The pipeline has been operating at a reduced capacity since Sunday 5 December 2021, when it was safely restarted following a 21 day precautionary shutdown as a result of heavy rains and flooding in British Columbia and Washington state.
On 15 December 2021, just over one week since the Trans Mountain Pipeline was safely returned to service, gasoline and crude oil continued to flow to Trans Mountain’s customers in Kamloops, Burnaby and Washington state.
While operating the pipeline at reduced capacity had begun to ease the disruption to motor fuel supply to the region, more than 400 people were involved in the response – both on the ground and in Trans Mountain’s incident command post. With ground access to all sites established, crews were focused on coating repairs in preparation for backfilling exposed areas, berm fortification and planning to return to full capacity. Trans Mountain have continued with these emergency works throughout the winter period to fortify the pipeline right-of-way in preparation for spring runoff. The teams are focused on the reinstatement of sites impacted by heavy rains and flooding in the regions north of Hope and south of Merritt.
Throughout the shutdown period, the pipeline remained safely in a static condition and there was no indication of any product release or serious damage to the pipe. The pipeline was restarted on Sunday December 5 at a reduced capacity following a 21 day shutdown.
Trans Mountain utilised its expansion project and operational crews and equipment to reinstate access to the pipeline lost due to damaged roads, changes in river flows and adverse weather. Hundreds of people worked around the clock to clear highways, build bridges and manage watercourses to allow for access and repairs to the pipeline.
In addition to the restart efforts, Trans Mountain’s workforce - including their contractor teams - utilised their people and equipment throughout the Fraser Valley, Coquihalla and BC interior regions to assist those most in need. Their efforts included providing transportation, fuel, food and water in the days following the flooding.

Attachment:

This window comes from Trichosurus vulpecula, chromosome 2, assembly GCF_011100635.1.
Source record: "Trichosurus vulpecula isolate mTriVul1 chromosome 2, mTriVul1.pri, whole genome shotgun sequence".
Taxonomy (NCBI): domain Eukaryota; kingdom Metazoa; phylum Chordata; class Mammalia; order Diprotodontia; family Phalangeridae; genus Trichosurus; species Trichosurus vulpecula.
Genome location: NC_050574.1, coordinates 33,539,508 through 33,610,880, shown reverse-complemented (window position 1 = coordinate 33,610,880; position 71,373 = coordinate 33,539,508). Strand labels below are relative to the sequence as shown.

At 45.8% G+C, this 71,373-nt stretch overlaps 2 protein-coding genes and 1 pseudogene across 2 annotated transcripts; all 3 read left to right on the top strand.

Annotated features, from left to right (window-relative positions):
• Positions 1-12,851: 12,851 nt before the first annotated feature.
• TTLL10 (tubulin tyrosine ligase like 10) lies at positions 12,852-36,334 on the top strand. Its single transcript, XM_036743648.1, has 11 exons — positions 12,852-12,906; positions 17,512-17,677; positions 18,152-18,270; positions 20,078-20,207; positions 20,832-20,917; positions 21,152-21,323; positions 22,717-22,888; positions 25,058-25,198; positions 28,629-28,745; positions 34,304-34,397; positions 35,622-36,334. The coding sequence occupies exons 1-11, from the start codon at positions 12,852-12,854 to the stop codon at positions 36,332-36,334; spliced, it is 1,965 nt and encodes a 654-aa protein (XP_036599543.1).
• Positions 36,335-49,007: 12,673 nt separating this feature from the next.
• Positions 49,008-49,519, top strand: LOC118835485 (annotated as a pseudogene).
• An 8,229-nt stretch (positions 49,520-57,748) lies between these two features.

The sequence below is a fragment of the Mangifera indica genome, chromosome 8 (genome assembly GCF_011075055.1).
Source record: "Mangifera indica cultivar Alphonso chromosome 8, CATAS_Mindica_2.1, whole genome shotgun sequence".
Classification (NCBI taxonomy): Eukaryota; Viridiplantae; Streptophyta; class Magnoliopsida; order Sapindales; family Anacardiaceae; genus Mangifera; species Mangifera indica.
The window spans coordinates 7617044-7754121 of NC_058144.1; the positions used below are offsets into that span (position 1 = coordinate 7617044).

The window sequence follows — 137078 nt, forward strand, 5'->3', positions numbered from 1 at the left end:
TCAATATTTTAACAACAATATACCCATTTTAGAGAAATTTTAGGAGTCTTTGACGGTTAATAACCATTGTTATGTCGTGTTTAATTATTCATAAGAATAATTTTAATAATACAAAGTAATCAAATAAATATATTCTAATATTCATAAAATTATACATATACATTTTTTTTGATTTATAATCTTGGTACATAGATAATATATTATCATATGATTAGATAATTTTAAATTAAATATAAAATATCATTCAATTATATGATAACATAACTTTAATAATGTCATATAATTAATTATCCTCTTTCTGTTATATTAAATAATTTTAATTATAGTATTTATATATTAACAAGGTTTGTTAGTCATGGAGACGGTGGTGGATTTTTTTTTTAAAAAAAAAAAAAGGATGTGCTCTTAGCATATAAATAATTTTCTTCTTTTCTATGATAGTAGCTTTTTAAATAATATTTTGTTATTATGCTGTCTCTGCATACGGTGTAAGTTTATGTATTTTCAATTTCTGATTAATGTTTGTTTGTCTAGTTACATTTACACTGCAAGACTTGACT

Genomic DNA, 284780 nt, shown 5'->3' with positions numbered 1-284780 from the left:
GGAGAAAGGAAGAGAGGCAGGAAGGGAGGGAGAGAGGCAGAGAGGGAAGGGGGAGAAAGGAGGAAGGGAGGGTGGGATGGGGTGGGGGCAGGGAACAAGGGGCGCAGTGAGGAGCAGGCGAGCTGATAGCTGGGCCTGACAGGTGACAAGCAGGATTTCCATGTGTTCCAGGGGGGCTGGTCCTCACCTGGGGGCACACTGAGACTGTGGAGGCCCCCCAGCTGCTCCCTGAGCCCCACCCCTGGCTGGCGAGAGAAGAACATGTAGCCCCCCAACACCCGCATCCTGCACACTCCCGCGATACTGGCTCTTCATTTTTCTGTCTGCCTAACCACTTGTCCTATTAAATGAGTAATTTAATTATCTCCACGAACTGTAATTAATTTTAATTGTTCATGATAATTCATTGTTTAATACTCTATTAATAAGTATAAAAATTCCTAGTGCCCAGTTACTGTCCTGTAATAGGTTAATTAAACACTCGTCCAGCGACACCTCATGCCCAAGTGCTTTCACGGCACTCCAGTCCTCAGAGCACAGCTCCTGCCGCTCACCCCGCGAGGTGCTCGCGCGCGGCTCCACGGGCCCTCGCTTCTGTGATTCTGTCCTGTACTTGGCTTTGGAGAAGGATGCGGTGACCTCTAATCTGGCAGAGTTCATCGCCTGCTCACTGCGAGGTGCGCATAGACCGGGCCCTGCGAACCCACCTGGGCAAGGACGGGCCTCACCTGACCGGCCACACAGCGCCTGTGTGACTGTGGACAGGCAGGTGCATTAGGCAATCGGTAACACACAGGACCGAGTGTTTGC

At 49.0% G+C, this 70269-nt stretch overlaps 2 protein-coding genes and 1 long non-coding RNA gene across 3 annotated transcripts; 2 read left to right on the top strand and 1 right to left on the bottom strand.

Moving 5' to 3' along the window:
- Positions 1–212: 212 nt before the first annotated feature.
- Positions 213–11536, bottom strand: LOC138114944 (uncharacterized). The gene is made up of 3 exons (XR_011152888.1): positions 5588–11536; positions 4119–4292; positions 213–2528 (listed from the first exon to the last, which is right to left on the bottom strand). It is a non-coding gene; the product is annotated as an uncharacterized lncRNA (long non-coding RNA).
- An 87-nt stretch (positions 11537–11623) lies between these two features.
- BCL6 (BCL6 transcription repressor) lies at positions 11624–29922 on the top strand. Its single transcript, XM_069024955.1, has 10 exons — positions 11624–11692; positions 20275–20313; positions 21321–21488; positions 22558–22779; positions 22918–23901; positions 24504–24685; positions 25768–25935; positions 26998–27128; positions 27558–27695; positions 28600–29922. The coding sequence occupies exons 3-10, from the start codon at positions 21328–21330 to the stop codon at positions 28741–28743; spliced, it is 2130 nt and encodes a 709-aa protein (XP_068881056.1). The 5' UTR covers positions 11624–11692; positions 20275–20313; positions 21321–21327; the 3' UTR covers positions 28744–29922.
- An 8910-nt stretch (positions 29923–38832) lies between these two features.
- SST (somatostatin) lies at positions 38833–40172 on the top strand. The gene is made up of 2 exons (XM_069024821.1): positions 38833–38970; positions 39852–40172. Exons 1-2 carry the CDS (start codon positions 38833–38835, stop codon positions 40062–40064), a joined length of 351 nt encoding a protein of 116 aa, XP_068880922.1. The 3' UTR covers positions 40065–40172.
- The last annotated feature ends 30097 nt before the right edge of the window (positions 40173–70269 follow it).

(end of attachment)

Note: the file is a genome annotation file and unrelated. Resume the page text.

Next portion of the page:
The Trans Mountain pipeline was returned to normal operating pressure on 15 January 2022. The return to full pressure follows the preparation of a comprehensive engineering assessment and the acceptance of Trans Mountain’s plan for return to normal operations with the Canada Energy Regulator.
Read the latest issue of World Pipelines magazine for pipeline news, project stories, industry insight and technical articles.
The January issue features a European pipelines report from Route4Gas, technical articles on coatings and subsea maintenance, and in-depth pieces on fibre optic sensing and offshore pipeline decommissioning. Don’t miss the think piece from Bonney Hodges, Energy Operations Director at ISN, USA, who talks about changing regulations, operator challenges and contractor management systems.
Read the article online at: https://www.worldpipelines.com/equipment-and-safety/21012022/the-trans-mountain-pipeline-returns-to-normal-operating-pressure/